181. Telegram From the Embassy in Finland to the Department of State0

27. While all results parliamentary elections not final it is clear continuing count absentee votes will not alter fact that Communist-Front SKDL won striking victory, attaining first or second place in Diet, while Agrarians suffered severe setback to third place.

Embassy does not believe outcome is likely to produce particularly adverse political effects. All Embassy contacts assume, and we agree, Communists will not be admitted to government unless President Kekkonen in effect goes nuts. Meanwhile shock treatment suffered by non-Communist parties should have taught much needed lesson that they cannot afford luxury of fighting among themselves or underestimating potency of Communists as in recent years.

Composition of new government probably will not be clear for several weeks but first efforts will certainly be directed toward forming a majority government based on coalition of most if not all non-Communist parties.

Results of the election appear due principally to the following: (1) Generally bad economic situation and outlook; (2) the special problem of unemployment; (3) dissension within and among non-Communist parties; (4) apathetic nature of campaign of non-Communist parties; (5) the organizational effectiveness, large expenditures, and hard work of the Communists, coupled with their usual willingness to make wild and irresponsible promises and proposals; (6) the exaggerated emphasis placed on Fenno-Soviet friendship by the President and the Agrarians, particularly in connection with President’s Moscow visit, which had the effect of placing a mantle of respectability about the Communists; and (7) the illusory but adroitly framed and timed series of “concessions” offered by the Soviets and accepted by the President,1 which among other things gave a stamp of approval to a number of Communist domestic demands.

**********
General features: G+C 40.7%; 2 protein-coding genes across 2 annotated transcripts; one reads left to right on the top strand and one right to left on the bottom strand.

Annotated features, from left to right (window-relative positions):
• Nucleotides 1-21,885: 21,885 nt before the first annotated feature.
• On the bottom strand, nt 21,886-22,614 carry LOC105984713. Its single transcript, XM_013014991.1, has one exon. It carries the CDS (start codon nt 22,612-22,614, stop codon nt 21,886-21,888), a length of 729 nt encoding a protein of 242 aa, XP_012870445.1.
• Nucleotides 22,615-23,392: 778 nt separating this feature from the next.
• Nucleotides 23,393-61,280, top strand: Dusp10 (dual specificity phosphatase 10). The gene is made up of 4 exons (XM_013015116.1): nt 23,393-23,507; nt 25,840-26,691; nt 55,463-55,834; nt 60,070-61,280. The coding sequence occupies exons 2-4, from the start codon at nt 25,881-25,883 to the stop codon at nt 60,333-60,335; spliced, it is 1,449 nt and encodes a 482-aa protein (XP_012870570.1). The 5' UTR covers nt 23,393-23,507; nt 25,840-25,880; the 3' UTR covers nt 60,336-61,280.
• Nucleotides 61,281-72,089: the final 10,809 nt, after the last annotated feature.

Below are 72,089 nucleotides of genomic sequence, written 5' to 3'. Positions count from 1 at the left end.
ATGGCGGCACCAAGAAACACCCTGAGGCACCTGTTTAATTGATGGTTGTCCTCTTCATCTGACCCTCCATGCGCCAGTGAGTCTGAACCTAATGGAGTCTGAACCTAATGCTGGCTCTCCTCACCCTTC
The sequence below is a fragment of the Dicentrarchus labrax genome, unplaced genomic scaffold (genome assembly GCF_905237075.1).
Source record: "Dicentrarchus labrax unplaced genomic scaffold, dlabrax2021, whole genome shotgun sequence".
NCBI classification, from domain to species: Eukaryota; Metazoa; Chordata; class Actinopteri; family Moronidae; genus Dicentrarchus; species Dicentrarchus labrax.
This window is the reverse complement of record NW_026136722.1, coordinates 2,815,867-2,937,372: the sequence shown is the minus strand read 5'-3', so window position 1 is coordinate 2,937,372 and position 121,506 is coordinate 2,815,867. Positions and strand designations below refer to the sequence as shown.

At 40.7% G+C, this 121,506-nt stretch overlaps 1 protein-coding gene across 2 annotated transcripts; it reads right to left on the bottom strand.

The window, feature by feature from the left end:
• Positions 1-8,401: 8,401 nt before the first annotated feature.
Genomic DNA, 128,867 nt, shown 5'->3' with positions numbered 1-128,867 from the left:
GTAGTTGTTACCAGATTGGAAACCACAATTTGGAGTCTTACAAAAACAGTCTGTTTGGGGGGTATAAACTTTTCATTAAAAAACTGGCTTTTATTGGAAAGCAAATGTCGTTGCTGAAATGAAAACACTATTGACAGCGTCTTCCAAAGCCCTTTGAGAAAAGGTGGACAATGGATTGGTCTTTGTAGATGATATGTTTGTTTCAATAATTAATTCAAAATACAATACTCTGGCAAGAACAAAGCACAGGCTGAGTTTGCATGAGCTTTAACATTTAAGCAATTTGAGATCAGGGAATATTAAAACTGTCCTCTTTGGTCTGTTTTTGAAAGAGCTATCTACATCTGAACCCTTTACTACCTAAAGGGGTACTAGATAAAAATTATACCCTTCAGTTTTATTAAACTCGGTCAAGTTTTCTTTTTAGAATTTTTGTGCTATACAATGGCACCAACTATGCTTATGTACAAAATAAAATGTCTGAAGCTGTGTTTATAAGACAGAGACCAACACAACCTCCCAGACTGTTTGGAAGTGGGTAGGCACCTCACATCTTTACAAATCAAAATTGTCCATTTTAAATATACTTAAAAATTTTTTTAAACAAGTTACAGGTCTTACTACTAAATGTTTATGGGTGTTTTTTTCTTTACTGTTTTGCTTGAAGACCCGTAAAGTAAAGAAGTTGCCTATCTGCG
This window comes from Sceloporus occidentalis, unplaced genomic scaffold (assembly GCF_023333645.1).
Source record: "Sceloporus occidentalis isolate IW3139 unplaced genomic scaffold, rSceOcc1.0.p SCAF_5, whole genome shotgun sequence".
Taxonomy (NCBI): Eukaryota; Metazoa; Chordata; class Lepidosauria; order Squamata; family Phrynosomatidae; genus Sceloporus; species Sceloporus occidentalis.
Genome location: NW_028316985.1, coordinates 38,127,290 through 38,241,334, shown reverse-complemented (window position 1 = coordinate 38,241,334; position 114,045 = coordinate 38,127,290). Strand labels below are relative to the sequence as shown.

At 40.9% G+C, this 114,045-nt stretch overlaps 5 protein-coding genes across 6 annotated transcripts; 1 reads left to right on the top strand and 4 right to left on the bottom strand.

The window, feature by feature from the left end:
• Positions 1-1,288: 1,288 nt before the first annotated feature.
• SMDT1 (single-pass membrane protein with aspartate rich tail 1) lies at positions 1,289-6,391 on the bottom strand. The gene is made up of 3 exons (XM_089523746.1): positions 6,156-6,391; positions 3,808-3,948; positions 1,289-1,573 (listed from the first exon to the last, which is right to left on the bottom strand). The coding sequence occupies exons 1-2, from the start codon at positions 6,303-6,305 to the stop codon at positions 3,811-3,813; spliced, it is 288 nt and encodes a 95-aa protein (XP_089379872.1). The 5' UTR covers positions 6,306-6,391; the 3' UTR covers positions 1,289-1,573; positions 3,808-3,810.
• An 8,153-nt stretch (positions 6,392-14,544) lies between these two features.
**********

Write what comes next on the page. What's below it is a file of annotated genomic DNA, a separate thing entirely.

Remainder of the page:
Added factors which particularly affected the Agrarians included: (1) reaction against the efforts of the Agrarians to sell themselves as the party of Fenno-Soviet friendship; (2) a widespread tendency to place on the Agrarians responsibility for the ineffective governments of the last [Page 493] two years; and (3) widespread irritation over the Agrarian policy of favoring small farmers, particularly dairy farmers, as against grain producing larger farmers.

Contrary to first indications the election results can not be attributed to the small turnout as late returns, including a very large absentee vote, put the proportional turnout in line with previous post-war elections.

The Embassy, while discounting the effects on the likely cabinet setup, considers that the demonstration of strength by the Communists cause for real concern. The SKDL vote can in a sense be compared with the Communist vote in France and Italy in that it very largely represented a protest vote. However, in light of harsh Finn experiences and the realness of the shadow that the Soviet Union still casts over Finland, it is difficult to rationalize the fact that roughly a quarter of Finn voters expressed their protest through a Communist dominated party. Immediate implications do not appear serious, but from the long-term standpoint it now seems clear that the internal Communist threat will remain serious unless greater progress is made toward overcoming basic economic difficulties and unless non-Communist parties show greater willingness to forego the luxury of factionalism and extreme partisanship.

  1. Source: Department of State, Central Files, 760E.00/7–1058. Confidential; Priority. Repeated to Stockholm, Copenhagen, Oslo, Moscow, and Reyjavik.
  2. The Soviet Government offered Finland a 400–500 million ruble credit and use of the Saimaa Canal. The Embassy’s evaluation of these and other aspects of the agreement are in despatch 752 from Helsinki, June 19. (Ibid., 760E.11/6–1958)